I first became fully aware of Tom Waits in the early 90's. I knew of him before then - I'd seen him acting in a few movies - but it was a video of his I saw on MTV which really caught my attention. The song was "I Don't Wanna Grow Up" from his 1992 album "Bone Machine". There was Tom, playing a miniature guitar on a tiny stage under a table, then he was dressed as the devil, riding around on a little bicycle. I loved the video, I loved the song, and I knew I just had to find out more about this guy and his music. Some weeks later, I picked up his album "Raindogs" (1985) in a local record store. It blew me away when I played it. It was like nothing I'd heard before. My music taste up until that point had been fairly mainstream - hard rock, 70's prog rock. Yes, this was rock music (kind of), but it also incorporated blues, jazz, country, latin and a lot of other styles. The music I heard was exciting, primal, sinister, often funny and sometimes even tender. I didn't know it at that time, but I had chosen the perfect introductory album to the music of Tom Waits. I quickly purchased his entire back catalogue and have remained an avid fan ever since. It was as a result of listening to Waits that I expanded my musical and cultural tastes. I read about his influences - the Beat writers, Captain Beefheart, the early blues artists, Bob Dylan, Jazz, Noir - and grew to love them myself. Waits has the ability to make you dance, freak you out, make you laugh and reduce you to tears, all in the space of one album (sometimes in the space of one song!). He's a true innovator, an eccentric, and remains one of musics most interesting, charismatic and enigmatic performers.
If you are considering sampling his music, I would recommend three albums as possible starting points. "Small Change"(1976), the aforementioned "Raindogs" (1985), and "Mule Variations" (1999). Alternatively, if you're the kind of person who prefers 'best of...' albums, there are two excellent collections of his work available - "The Asylum Years" collects the best of his less experimental, 1970's material, and "Beautiful Maladies" which features the best tracks from his years on Island Records (1980 - 1998).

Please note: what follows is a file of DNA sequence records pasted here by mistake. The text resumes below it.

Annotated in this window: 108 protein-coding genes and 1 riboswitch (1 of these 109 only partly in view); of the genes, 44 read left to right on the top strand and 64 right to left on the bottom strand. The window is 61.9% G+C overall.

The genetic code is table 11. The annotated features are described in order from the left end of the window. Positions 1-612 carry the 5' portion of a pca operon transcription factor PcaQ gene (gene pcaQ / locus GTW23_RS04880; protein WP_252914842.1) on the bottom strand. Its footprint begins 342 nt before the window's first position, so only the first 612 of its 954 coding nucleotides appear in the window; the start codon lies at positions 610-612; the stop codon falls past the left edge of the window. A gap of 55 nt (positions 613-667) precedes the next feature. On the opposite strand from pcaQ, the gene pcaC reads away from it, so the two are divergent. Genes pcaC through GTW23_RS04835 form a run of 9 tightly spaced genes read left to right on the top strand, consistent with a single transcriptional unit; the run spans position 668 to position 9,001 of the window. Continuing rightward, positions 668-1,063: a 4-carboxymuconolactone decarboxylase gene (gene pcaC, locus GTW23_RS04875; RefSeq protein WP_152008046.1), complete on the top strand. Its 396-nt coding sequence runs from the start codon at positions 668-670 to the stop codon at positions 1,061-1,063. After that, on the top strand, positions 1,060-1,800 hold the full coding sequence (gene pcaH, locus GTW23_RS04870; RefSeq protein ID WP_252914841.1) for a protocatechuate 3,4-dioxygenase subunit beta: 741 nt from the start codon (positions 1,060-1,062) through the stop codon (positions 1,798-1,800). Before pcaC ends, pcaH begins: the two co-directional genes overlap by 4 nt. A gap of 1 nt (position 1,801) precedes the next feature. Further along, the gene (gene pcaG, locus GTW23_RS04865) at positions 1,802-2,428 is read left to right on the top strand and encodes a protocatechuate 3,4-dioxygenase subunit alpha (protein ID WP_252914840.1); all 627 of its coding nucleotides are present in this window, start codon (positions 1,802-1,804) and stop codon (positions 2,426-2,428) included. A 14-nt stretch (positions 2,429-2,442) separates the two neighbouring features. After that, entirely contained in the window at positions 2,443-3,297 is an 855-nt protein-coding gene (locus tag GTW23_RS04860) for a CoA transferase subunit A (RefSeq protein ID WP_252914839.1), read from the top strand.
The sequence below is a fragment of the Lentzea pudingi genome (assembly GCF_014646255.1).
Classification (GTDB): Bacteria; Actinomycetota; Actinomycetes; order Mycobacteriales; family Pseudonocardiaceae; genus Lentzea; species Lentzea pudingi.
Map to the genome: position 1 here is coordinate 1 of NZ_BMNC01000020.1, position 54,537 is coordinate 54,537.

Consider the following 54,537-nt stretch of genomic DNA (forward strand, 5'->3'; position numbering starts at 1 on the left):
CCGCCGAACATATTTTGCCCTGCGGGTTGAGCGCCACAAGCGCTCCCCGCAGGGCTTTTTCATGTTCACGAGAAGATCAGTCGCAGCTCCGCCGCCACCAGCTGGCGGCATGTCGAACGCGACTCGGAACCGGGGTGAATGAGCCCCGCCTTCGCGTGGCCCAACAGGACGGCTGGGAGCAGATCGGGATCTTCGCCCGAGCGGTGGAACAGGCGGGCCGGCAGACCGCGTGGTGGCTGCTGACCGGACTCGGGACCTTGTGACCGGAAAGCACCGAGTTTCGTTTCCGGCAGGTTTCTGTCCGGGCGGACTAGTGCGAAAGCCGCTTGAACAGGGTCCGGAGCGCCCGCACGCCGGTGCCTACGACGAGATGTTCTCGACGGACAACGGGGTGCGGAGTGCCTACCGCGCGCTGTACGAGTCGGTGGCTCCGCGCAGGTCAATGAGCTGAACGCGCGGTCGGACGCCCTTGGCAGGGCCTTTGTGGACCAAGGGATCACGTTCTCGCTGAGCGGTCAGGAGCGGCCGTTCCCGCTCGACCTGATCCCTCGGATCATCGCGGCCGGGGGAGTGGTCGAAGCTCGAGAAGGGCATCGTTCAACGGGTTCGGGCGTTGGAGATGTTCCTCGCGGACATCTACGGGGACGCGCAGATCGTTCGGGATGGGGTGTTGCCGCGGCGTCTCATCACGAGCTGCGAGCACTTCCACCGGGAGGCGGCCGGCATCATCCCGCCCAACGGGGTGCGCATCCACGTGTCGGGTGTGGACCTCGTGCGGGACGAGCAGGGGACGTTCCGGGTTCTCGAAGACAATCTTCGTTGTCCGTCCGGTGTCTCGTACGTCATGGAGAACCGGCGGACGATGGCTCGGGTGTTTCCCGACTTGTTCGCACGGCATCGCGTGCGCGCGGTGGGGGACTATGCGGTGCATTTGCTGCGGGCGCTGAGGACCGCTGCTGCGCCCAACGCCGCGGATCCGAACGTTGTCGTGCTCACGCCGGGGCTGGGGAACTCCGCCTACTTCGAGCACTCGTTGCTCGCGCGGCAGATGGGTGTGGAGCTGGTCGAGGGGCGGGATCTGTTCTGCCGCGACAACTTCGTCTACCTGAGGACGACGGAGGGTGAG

Now, I'm fully aware that Waits' music isn't going to be appreciated by everyone. He's the very definition of a cult artist. Some can't warm to his growling, rasping voice. For some he may be too experimental. That's fair enough. But, if you have an open ear, an open mind, and are willing to listen, Waits' music is a richly rewarding experience.
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Simon Lee Tranter (Creamtrumpet)
May 8, 2009
May 5, 2013 03:41 PM UTC
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Tom Waits is an American singer/songwriter, composer and actor. He posesses one of the most distinctive voices in music; described by critic Daniel Durchholz as sounding "like it was soaked in a vat of bourbon, left hanging in the smokehouse for a few months, and then taken outside and run over with a car." With this trademark growl, his fusing of music styles such as blues, jazz, rock, folk and vaudeville, his experimental tendencies, wit and charisma, Waits has built up a distinctive musical persona.
Waits began recording and performing in the late 60's/early 70's. In 1972, Waits attracted the attention of manager Herb Cohen, who also handled Frank Zappa, and got him into the studio to record some demo tracks. The resulting material was later released as "The Early Years Vols. 1 & 2" on the Bizarre/Straight label (owned by Zappa and Cohen). Waits' formal recording debut came with "Closing Time" (1973) on Asylum Records. This album contained the track "Ol' 55," which was covered by labelmates The Eagles on their "On the Border" album. The bulk of his early material was in the classic singer songwriter vein - reminiscent of other artists of the period like Randy Newman and Jackson Browne. What made Waits stand out, even in this early period, was his lyrical content and delivery. The focus was on desperate, lowlife characters and he delivered his music with a persona that seemed to embody the ...